Brunswick police seized 44 dogs and a bird from two River Road dog breeders and charged them with animal cruelty Friday after finding the animals living in squalid, unhealthy conditions.

“The Maine state veterinarian determined that due to the condition of the premises and animals, immediate seizure was necessary and 44 dogs and a bird were taken into custody,” said Brunswick Police Cmdr. Mark Waltz.

The town’s health officer, Deputy Fire Chief Jeff Emerson, condemned the home saying it was cluttered and unfit for human habitation, in part due to an “abundance of feces and urine.”

Emerson said police asked him to examine the property at 1024 River Road for fire, safety and sanitation problems Friday after officers searched the home.

Emerson said he found multiple fire and safety concerns, including electrical and accessibility problems. He condemned the home because sanitation concerns made it unsafe for human habitation. He also condemned an occupied camper on the property due to unsanitary living conditions and code compliance issues.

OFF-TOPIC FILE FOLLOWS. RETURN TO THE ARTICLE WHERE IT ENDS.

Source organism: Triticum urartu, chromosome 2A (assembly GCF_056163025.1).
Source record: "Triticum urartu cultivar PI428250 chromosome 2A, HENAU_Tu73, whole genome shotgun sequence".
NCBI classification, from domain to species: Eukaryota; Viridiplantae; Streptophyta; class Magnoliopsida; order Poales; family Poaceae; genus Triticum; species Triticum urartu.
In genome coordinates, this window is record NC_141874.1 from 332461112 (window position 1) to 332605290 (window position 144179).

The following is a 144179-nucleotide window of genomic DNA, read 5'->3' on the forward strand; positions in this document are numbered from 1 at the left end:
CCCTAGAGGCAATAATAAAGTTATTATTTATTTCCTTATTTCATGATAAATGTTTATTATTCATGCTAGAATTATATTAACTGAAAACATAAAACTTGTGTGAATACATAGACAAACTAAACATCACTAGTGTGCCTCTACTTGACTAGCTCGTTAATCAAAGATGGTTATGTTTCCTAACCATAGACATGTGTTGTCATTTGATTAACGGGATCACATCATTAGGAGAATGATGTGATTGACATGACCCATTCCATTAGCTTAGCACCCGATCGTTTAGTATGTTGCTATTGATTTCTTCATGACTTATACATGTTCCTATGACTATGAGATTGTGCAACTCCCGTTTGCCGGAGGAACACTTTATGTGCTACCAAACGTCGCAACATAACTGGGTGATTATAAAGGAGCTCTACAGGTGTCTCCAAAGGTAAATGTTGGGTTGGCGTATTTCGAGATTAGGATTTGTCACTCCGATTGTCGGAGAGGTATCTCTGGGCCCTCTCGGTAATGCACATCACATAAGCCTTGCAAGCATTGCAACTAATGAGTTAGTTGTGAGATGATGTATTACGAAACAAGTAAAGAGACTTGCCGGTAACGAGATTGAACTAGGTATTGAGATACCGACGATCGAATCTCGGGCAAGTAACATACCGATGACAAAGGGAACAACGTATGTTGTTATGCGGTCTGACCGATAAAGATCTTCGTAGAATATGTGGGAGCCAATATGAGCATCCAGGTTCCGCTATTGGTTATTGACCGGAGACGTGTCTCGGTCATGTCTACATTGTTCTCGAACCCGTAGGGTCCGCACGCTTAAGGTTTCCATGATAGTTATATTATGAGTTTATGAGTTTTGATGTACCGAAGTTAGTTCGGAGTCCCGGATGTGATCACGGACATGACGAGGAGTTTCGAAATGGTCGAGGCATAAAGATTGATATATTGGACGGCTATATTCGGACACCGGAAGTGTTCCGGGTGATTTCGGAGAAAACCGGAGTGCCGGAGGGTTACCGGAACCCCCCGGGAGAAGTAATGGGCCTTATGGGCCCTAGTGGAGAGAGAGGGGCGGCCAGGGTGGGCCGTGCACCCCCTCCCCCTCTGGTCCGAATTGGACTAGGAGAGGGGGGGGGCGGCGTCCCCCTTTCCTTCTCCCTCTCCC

The two breeders, Kyle Enman and Diana Enman, were issued summonses Saturday for Class D crimes including cruelty to animals, failing to give animals humanely clean conditions, failing to give animals proper indoor shelter, failing to give animals necessary medical attention, and failing to give animals necessary sustenance, according to police.


All the dogs are being kept at the Lincoln County Animal Shelter, according to a Coastal Humane Society staff member.

The family owns Enman Field Disc Golf. Though an “open” sign hung at the end of the road Sunday, a man who identified himself as the owner’s son said it was closed and declined to comment on the animal abuse investigation.

Kyle and Diana Enman are scheduled for arraignment on Nov. 6 in West Bath District Court. Class D crimes are punishable by up to one year in jail and a $2,000 fine.

Waltz said the investigation is ongoing and that more people likely will face charges.

Police ask that anyone with information related to this case contact Brunswick Officer Kerry Wolongevicz at (207) 725-5521.

John Bott, spokesman for the Maine Animal Welfare Program, said the agency is assisting in the investigation, as well as with caring for the animals until the court decides who gets custody. Bott would not comment on the condition of the dogs, saying that the case is still under investigation.

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